You finally did it. You launched a business you feel passionate about.
Now comes the hard part.
A new Intuit survey found that 53 per cent of new businesses in Canada -- those in operation less than three years -- are run by part-time entrepreneurs.
If you are one of these part-time start-ups, you're living your entrepreneurial dream on the side.
You are juggling a range of priorities as you work to create the new ideas, products, services, and jobs that our economy relies on.
Trying to build your business is demanding; doing it while spending the majority of your time working for someone else presents a unique challenge.
According to Industry Canada, survival rates for small and medium-sized businesses decline over time. About 85 per cent of businesses that enter the marketplace survive for one full year yet only 51 per cent survive for five years.
Yet, with commitment and passion, many have successfully made the transition from part-time start-up to full-time career.
The Intuit survey found that about one third (35 per cent) of start-ups trying to go full-time would quit their jobs if they could pull in a mere $30,000 or less. Depending on your financial goals, taking your business full-time could be closer than you think.
Are you ready to make your dream a full-time career? Here are some tips to help you take it to the next level:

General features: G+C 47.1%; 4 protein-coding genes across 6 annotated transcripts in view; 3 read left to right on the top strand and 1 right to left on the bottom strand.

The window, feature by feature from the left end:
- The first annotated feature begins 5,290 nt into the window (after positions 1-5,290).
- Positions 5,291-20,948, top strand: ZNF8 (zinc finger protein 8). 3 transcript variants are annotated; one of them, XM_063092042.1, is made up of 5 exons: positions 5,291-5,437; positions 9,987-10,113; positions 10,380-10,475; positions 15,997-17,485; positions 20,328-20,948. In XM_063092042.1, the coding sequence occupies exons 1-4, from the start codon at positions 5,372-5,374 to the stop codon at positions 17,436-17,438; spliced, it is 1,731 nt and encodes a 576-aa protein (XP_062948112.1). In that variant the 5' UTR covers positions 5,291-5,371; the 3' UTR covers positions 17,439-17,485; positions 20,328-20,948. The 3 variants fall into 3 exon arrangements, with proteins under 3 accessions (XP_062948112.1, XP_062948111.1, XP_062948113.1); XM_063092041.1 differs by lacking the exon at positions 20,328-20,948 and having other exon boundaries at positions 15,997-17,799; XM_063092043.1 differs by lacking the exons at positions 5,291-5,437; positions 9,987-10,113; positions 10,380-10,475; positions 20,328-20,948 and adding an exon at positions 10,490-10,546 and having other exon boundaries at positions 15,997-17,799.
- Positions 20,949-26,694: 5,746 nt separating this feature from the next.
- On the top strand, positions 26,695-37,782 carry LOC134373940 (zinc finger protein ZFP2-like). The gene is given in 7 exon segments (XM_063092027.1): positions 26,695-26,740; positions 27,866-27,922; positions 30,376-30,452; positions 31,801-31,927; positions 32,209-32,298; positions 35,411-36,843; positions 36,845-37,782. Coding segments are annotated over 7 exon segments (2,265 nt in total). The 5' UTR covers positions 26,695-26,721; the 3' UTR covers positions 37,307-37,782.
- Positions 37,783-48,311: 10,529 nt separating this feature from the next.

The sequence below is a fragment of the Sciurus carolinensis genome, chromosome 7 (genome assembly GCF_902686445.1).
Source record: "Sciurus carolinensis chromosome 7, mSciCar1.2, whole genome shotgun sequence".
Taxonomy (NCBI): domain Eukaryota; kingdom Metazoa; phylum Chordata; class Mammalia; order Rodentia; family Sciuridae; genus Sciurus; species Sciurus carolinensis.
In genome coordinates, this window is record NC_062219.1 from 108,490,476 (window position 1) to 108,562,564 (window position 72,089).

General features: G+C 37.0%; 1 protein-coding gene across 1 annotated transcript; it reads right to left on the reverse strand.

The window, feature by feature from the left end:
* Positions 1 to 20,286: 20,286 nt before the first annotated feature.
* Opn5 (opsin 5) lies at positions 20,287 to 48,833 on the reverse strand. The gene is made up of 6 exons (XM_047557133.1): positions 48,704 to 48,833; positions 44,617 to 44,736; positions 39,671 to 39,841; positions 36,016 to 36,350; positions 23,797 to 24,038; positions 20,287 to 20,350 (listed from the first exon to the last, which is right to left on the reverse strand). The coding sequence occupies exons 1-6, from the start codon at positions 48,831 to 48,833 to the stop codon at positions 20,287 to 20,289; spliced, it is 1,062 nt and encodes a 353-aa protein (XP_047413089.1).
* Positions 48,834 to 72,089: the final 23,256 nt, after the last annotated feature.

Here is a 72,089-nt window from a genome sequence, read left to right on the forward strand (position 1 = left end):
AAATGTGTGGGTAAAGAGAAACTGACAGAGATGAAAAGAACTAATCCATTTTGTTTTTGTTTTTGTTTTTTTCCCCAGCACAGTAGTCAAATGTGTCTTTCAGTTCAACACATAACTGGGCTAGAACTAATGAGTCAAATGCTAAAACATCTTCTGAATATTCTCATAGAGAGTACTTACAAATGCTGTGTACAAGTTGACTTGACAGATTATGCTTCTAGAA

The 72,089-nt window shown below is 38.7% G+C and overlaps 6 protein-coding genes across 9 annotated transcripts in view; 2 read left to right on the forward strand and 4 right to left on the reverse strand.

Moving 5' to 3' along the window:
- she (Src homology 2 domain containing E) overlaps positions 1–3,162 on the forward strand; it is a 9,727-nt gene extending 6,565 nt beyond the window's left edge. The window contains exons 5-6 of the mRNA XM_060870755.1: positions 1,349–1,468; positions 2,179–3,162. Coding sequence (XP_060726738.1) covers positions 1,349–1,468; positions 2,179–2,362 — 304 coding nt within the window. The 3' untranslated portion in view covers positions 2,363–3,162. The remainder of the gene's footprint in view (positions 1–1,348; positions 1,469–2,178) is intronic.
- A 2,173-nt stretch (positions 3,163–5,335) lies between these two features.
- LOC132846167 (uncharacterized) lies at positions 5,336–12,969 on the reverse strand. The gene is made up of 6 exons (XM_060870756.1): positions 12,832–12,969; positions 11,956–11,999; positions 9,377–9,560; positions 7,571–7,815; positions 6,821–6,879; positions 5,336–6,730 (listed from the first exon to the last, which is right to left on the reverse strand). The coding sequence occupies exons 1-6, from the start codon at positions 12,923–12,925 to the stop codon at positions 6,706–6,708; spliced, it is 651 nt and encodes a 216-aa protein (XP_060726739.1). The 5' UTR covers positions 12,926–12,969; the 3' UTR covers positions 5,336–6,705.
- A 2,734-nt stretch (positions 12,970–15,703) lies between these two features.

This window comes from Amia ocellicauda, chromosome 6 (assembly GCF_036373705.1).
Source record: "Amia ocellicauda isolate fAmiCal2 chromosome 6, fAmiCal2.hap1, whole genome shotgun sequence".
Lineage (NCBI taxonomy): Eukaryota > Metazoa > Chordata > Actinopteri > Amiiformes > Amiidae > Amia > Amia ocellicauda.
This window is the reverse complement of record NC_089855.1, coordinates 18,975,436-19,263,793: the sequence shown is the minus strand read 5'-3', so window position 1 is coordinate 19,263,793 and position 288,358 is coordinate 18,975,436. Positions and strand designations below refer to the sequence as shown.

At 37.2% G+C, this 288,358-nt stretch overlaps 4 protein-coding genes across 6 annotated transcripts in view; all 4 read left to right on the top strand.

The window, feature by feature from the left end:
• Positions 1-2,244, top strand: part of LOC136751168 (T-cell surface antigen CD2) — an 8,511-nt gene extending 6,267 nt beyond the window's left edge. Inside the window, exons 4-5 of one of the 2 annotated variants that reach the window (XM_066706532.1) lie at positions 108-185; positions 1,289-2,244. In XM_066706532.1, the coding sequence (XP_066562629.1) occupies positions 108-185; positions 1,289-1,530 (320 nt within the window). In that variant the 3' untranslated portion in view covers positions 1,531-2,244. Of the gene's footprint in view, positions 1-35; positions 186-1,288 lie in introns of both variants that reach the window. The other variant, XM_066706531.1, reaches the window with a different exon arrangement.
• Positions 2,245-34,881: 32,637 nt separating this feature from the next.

Define a goal and build on it
Decide early on what success looks like to you. As the Intuit study indicated, many part-time start-ups aren't planning to become millionaires; they just want to do what they love. Determining your minimum for going full-time will give you something to build up to. When you reach your goal, celebrate and then create a new goal. Having a plan gives you things to strive for and celebrate along the way while holding yourself accountable.
Continue to innovate
Chances are you started your own business because you were able to see an opportunity that others missed or you developed a much-needed solution to a common problem. People tend to settle into a routine as processes are established. As the business grows, make sure to continue to foster the creativity that got you there in the first place.
Brush up on your financial literacy
Access to financial management tools and resources has a major impact on the long-term health of a business. Entrepreneurs often don't have the time or money they need to get up to speed on all the essential components of running a business, like financial management. Take advantage of software solutions that can save you time and money.
Make your network work for you
Network with other entrepreneurs and seek out advice from experts. Whether it's planning, market research or legal issues, someone has been there before. Nobody understands the challenges you face better than a fellow entrepreneur. Joining an industry association not only builds connections for your business, it's also a platform for people in similar situations to support each other.
Take advantage of free services
Many cities have local entrepreneur incubators which often hold free seminars or courses geared specifically toward the needs of small businesses. The Government of Canada website is also a great resource with checklists and guides for business planning.
You've already taken the plunge and started a business you are passionate about. If you are thinking about kicking your business up a notch, don't let the statistics scare you. There are plenty of resources and tools available to support you to take the next step.